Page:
Writing encompasses a cornucopia of mediums, flavors and energy through the written word: journaling, poetry, essays, creative writing, technical writing, books, letter writing, fiction, non-fiction, novels, short stories, online writing, blogs, book reviews, articles, inspirational writing, copywriting and writing contests.
Writing is the written language that refers to inscribing symbols or letters, forming words, representing verbal communication and creating material that inspires design. It conveys what’s in your heart by representing sound and expressing emotion.
Initially, getting a break into the writing industry can be extremely discouraging if you don’t look past the rejections. I heard so many questions or comments that could easily end a career as quickly as it got started. Here are a couple of those statements:
• You need to have sample clips in order to query us!
Answer: So what do I do if I don’t have any published clips?
• You must have writing experience to write for us!
Answer: Where do I get writing experience from, if no one will give me a chance?
When I initially tried to devise a writing resume, it was one of the most difficult things to compose. Until I started thinking about what I “did” as opposed to what I hadn’t done, it was then that I discovered what I “did” was indeed monumental at the time. It was the experience that I needed. I wrote a lot of procedural documents and newsletters for a few of my jobs that spanned over two decades. I also had a poem published in an anthology and a writing challenge I entered, appeared in a magazine! I added some community newsletters I published into my writing repertoire too.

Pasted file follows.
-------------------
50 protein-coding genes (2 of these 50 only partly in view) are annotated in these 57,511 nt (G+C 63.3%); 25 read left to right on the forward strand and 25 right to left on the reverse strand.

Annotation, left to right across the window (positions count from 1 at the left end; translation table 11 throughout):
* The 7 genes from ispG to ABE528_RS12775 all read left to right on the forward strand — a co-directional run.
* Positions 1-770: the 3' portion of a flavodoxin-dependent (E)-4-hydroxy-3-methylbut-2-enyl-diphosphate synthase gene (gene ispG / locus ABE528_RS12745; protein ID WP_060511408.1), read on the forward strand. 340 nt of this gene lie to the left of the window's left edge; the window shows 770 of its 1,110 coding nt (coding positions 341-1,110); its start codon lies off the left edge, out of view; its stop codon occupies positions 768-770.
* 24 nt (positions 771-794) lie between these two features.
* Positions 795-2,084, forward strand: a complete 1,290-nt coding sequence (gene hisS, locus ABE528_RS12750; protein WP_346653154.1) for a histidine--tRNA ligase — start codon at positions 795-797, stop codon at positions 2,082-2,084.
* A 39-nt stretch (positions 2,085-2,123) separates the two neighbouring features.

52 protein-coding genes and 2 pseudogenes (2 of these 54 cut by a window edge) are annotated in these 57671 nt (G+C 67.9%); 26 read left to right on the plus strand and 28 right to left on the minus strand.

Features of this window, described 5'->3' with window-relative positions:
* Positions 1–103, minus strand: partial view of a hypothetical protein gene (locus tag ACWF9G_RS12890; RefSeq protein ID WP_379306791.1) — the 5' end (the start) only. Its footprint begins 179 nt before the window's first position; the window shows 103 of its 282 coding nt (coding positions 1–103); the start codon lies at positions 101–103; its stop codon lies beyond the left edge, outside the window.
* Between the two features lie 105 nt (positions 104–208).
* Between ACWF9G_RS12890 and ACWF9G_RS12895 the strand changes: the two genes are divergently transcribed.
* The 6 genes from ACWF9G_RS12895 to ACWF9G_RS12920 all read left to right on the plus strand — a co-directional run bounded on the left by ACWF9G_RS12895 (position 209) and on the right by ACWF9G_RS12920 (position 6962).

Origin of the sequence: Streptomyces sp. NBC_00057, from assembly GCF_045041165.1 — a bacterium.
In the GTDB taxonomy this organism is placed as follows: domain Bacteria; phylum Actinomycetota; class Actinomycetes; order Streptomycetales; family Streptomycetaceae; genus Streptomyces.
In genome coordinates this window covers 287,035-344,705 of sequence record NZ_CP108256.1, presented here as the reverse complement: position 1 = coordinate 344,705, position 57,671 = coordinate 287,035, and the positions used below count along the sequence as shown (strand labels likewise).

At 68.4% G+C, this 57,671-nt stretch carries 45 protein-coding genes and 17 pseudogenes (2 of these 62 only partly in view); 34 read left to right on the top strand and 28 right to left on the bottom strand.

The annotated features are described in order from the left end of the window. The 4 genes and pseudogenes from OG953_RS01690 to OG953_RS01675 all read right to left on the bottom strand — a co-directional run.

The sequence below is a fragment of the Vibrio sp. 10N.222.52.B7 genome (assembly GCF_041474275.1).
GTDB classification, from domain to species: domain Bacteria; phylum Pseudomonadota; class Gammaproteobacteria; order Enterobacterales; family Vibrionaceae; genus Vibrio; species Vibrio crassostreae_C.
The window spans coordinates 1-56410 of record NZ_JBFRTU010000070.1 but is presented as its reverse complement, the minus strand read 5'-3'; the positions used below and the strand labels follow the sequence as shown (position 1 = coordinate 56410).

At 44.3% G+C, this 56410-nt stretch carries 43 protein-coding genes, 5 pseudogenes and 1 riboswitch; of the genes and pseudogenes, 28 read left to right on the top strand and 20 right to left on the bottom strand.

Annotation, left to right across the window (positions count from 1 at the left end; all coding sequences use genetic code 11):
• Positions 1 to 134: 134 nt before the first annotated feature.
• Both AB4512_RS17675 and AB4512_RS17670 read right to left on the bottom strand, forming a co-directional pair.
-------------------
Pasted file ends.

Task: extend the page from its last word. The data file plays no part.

This is where you have to think about what you have done, instead of what you haven’t done. For example: Were you a school reporter or editor for your newspaper? Did you win any writing contests? Did you do any writing projects for your job? Did you do any newsletters for your church? Did a composition of yours appear in an editorial or anthology?
Keep a pen and notepad handy at all times. Just when you least expect it, something will happen or someone might say something that will set off a creative light bulb in your head for potential writing projects. Record those observations without immediately editing it. Later, go back and begin turning these observations into an article, poem, novel, book, essay or newsletter. The more you write the better your writing gets. When you least expect it, one of your compositions just might land you that “big” break you’ve been waiting for.